Your Hand Will Guide Me- Psalm 139:7-10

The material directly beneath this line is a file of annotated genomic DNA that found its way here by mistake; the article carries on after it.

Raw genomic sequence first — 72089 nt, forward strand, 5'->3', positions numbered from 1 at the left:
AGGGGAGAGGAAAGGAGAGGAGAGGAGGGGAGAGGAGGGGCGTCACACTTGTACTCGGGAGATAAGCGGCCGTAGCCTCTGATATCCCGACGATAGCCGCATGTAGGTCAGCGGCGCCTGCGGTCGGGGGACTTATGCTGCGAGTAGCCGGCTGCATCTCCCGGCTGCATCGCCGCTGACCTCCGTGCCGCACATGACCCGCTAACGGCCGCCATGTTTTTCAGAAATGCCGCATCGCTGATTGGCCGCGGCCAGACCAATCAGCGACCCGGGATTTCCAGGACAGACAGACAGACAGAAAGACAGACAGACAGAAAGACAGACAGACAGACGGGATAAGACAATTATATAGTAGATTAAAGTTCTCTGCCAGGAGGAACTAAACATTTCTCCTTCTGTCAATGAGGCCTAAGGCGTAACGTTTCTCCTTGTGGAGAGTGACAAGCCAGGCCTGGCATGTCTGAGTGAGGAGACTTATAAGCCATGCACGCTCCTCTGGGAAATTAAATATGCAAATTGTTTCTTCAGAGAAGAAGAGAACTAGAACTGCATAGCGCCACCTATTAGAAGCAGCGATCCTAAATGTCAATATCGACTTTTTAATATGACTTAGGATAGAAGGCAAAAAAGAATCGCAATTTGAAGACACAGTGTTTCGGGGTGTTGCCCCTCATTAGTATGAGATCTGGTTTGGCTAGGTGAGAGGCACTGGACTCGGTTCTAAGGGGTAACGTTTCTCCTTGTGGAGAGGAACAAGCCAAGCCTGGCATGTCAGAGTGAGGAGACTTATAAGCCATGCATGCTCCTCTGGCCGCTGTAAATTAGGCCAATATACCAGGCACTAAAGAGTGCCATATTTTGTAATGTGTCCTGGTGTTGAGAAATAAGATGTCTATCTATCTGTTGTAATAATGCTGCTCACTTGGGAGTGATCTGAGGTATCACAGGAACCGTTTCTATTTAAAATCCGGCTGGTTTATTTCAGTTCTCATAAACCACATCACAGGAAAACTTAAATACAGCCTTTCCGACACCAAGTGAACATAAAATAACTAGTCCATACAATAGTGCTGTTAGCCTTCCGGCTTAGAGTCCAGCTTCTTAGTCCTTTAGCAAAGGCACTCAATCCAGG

As we continue in our examination of Psalm 139, we should first of all recall how David began this Psalm, with a recollection of the covenant love of God, with an understanding that God loves him no matter what because he is one of God’s covenant people, that God’s hand is always upon him no matter what. This awareness becomes very important in the next portion of the Psalm. David begins this section by asking a question to which the answer is obvious in verse 7, which reads as follows: “where can I go from your Spirit, and where shall I flee from your presence”? The obvious answer to both of these questions is “nowhere”, since God is omnipresent. David finds this as both a comfort and a warning, as can be seen in his use of “go” in the first phrase and “flee” in the second. What this usage signifies is that God is always present to run “to” in times of difficulty, but also always present so David is unable to flee “from” Him in times of disobedience. God is an “ever present help in times of trouble”, but also His presence always serves to remind us of what is right when we are considering doing wrong. It is this understanding of the omnipresence of God which David expresses more fully in the following verses. Verse eight tells us that God is with us if we “Go up to the heavens” or if we “make our bed in the depths”. We should recall now that this Psalm is written as a poem, and these phrases reflect again the use of imagery, that David does not literally make any beds here. What the use of this imagery suggests here is moving toward God in obedience (going up to the heavens) or moving away from God in disobedience (make my bed in the depths), God is with him in both instances. The phrase going up to the heavens is similar to one used in Psalm 24, to “ascend to God’s holy hill”. One who can do so is one who has “clean hands and a pure heart”, so the image of ascending toward God is one of a person who is living in obedience to what God has commanded. Its opposite image is also presented here in the use of David “making his bed in the depths”, with the depths here obviously serving as the opposite of the heights of heaven. This then refers to those times in which David, like Jonah, is running from God’s plan for his life rather than toward it. This concept is further developed and explained in verse 9, in which we find that “If I rise on the wings of the dawn, or if I settle on the far side of the sea”. What we find here are two similar but not identical ideas. In the first set of images, David refers to his moral state, whether he is seeking to obey God’s will or to run from it. In this second set of images, we find David making reference to his mental state. The image “rise on the wings of the dawn” is a reference to one who is ascending upward into the light, with light serving as a common metaphor for order. This becomes more clear in the second image, in which David “settles on the far side of the sea”. The sea was also a common metaphor, used to represent chaos. So we find here two images which both refer to the varying mental states of David, whether his thinking is characterized by clarity or confusion, by order or chaos. So what we find here is that David shows himself here to be just like all of God’s people, not one who lives a life of perfect obedience and perpetual clarity of thought and bliss, but one whose life sometimes reflected this, and at other times was characterized by disobedience, confusion of thought and despair. What David clings to most in both of these times is the fact that God is there with him and loves him no matter what. This is expressed clearly in verse 10, in which David tells us that “even there your hand will guide me, your right hand will hold me fast”. The “even there” here refers rather obviously to the depths and the far side of the sea, for we have very little reason to doubt that God is with us when we are moving toward Him, but much reason to doubt that God is with us when we are moving away. What David holds to here is that, even when he is “making his bed in the depths” or “settling on the far side of the sea”, God is still watching over him with His covenant love. There is nowhere David can go in which God is not present, and this is a comfort to David when he has become confused or lost his way, when he has wandered of the path which God desires for him to walk, only because he is ever aware of the fact of the covenant love which God always bestows upon His people. God is with us wherever we go, and His love always watches over us, even when we become confused or deceived and lose our way. We can take comfort in the fact that He never abandons us, and will move heaven and earth in order to get us back upon the right path for our lives, to help us return to “going up to the heavens” and “rising on the wings of the dawn”.

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